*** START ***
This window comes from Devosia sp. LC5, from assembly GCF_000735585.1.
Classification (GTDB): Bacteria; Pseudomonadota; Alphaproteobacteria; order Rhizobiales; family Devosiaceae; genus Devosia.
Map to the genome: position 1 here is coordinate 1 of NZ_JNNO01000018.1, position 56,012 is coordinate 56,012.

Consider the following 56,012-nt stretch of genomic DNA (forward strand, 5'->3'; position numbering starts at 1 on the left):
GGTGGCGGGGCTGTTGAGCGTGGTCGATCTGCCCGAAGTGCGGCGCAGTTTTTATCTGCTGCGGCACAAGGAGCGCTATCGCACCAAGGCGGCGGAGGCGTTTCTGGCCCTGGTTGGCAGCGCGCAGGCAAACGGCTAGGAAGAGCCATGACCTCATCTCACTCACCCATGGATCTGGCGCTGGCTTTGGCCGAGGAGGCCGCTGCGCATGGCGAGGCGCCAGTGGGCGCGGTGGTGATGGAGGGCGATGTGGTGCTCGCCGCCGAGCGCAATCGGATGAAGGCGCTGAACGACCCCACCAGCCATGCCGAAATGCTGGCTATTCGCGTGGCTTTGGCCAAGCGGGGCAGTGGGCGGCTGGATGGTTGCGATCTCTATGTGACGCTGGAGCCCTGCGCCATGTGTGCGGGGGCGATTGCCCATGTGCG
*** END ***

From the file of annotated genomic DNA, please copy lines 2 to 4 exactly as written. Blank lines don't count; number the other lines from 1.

Classification (GTDB): Bacteria; Pseudomonadota; Alphaproteobacteria; order Rhizobiales; family Devosiaceae; genus Devosia.
Map to the genome: position 1 here is coordinate 1 of NZ_JNNO01000018.1, position 56,012 is coordinate 56,012.

Consider the following 56,012-nt stretch of genomic DNA (forward strand, 5'->3'; position numbering starts at 1 on the left):